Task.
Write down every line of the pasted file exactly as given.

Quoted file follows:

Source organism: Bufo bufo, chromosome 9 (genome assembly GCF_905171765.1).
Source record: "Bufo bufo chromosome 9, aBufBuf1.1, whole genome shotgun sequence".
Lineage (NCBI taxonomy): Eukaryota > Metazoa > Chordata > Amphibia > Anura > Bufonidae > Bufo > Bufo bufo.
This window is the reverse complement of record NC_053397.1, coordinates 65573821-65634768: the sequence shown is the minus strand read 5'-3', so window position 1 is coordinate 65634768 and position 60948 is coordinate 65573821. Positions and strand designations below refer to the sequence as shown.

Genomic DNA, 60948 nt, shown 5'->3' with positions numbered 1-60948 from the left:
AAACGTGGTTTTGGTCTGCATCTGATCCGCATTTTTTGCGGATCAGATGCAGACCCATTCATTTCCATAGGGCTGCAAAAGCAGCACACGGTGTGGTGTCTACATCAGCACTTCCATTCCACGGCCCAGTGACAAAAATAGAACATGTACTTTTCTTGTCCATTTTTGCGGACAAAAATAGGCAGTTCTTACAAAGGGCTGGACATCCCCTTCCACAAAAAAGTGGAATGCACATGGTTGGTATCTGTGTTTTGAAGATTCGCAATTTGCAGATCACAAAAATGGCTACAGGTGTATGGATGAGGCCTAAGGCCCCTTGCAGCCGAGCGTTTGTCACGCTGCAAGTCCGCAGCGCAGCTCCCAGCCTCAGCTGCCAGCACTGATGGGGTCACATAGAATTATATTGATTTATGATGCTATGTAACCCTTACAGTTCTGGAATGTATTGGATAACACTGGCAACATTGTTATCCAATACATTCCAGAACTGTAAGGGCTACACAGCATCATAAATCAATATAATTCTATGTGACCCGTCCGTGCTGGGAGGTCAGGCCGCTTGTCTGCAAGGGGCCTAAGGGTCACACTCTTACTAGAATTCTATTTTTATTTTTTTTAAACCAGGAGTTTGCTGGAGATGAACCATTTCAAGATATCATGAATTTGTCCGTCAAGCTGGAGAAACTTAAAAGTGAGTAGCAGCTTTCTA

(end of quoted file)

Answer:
Source organism: Bufo bufo, chromosome 9 (genome assembly GCF_905171765.1).
Source record: "Bufo bufo chromosome 9, aBufBuf1.1, whole genome shotgun sequence".
Lineage (NCBI taxonomy): Eukaryota > Metazoa > Chordata > Amphibia > Anura > Bufonidae > Bufo > Bufo bufo.
This window is the reverse complement of record NC_053397.1, coordinates 65573821-65634768: the sequence shown is the minus strand read 5'-3', so window position 1 is coordinate 65634768 and position 60948 is coordinate 65573821. Positions and strand designations below refer to the sequence as shown.

Genomic DNA, 60948 nt, shown 5'->3' with positions numbered 1-60948 from the left:
AAACGTGGTTTTGGTCTGCATCTGATCCGCATTTTTTGCGGATCAGATGCAGACCCATTCATTTCCATAGGGCTGCAAAAGCAGCACACGGTGTGGTGTCTACATCAGCACTTCCATTCCACGGCCCAGTGACAAAAATAGAACATGTACTTTTCTTGTCCATTTTTGCGGACAAAAATAGGCAGTTCTTACAAAGGGCTGGACATCCCCTTCCACAAAAAAGTGGAATGCACATGGTTGGTATCTGTGTTTTGAAGATTCGCAATTTGCAGATCACAAAAATGGCTACAGGTGTATGGATGAGGCCTAAGGCCCCTTGCAGCCGAGCGTTTGTCACGCTGCAAGTCCGCAGCGCAGCTCCCAGCCTCAGCTGCCAGCACTGATGGGGTCACATAGAATTATATTGATTTATGATGCTATGTAACCCTTACAGTTCTGGAATGTATTGGATAACACTGGCAACATTGTTATCCAATACATTCCAGAACTGTAAGGGCTACACAGCATCATAAATCAATATAATTCTATGTGACCCGTCCGTGCTGGGAGGTCAGGCCGCTTGTCTGCAAGGGGCCTAAGGGTCACACTCTTACTAGAATTCTATTTTTATTTTTTTTAAACCAGGAGTTTGCTGGAGATGAACCATTTCAAGATATCATGAATTTGTCCGTCAAGCTGGAGAAACTTAAAAGTGAGTAGCAGCTTTCTA